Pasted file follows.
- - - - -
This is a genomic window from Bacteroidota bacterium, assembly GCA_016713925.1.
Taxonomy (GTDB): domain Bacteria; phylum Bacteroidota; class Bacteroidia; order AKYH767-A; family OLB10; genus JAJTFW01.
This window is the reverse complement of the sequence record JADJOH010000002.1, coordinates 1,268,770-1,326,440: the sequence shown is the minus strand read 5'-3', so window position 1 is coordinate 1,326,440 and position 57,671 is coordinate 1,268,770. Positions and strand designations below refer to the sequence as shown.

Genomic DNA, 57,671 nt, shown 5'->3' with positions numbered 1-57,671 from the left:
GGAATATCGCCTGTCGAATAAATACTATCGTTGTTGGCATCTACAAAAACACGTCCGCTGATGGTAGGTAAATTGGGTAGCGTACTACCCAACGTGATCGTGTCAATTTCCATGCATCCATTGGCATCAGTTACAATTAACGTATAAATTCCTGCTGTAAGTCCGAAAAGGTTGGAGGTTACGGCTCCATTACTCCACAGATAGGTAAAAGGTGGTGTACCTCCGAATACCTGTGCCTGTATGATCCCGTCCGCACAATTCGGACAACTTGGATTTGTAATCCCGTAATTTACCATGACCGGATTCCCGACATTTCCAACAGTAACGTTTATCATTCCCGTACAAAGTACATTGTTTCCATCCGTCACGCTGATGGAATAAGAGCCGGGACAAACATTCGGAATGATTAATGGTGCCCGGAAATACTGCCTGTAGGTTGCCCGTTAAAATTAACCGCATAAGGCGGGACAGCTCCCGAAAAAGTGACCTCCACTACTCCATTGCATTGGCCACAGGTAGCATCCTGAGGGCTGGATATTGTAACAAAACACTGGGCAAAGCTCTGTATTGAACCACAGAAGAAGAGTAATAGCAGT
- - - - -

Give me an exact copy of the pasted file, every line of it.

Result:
This is a genomic window from Bacteroidota bacterium, assembly GCA_016713925.1.
Taxonomy (GTDB): domain Bacteria; phylum Bacteroidota; class Bacteroidia; order AKYH767-A; family OLB10; genus JAJTFW01.
This window is the reverse complement of the sequence record JADJOH010000002.1, coordinates 1,268,770-1,326,440: the sequence shown is the minus strand read 5'-3', so window position 1 is coordinate 1,326,440 and position 57,671 is coordinate 1,268,770. Positions and strand designations below refer to the sequence as shown.

Genomic DNA, 57,671 nt, shown 5'->3' with positions numbered 1-57,671 from the left:
GGAATATCGCCTGTCGAATAAATACTATCGTTGTTGGCATCTACAAAAACACGTCCGCTGATGGTAGGTAAATTGGGTAGCGTACTACCCAACGTGATCGTGTCAATTTCCATGCATCCATTGGCATCAGTTACAATTAACGTATAAATTCCTGCTGTAAGTCCGAAAAGGTTGGAGGTTACGGCTCCATTACTCCACAGATAGGTAAAAGGTGGTGTACCTCCGAATACCTGTGCCTGTATGATCCCGTCCGCACAATTCGGACAACTTGGATTTGTAATCCCGTAATTTACCATGACCGGATTCCCGACATTTCCAACAGTAACGTTTATCATTCCCGTACAAAGTACATTGTTTCCATCCGTCACGCTGATGGAATAAGAGCCGGGACAAACATTCGGAATGATTAATGGTGCCCGGAAATACTGCCTGTAGGTTGCCCGTTAAAATTAACCGCATAAGGCGGGACAGCTCCCGAAAAAGTGACCTCCACTACTCCATTGCATTGGCCACAGGTAGCATCCTGAGGGCTGGATATTGTAACAAAACACTGGGCAAAGCTCTGTATTGAACCACAGAAGAAGAGTAATAGCAGT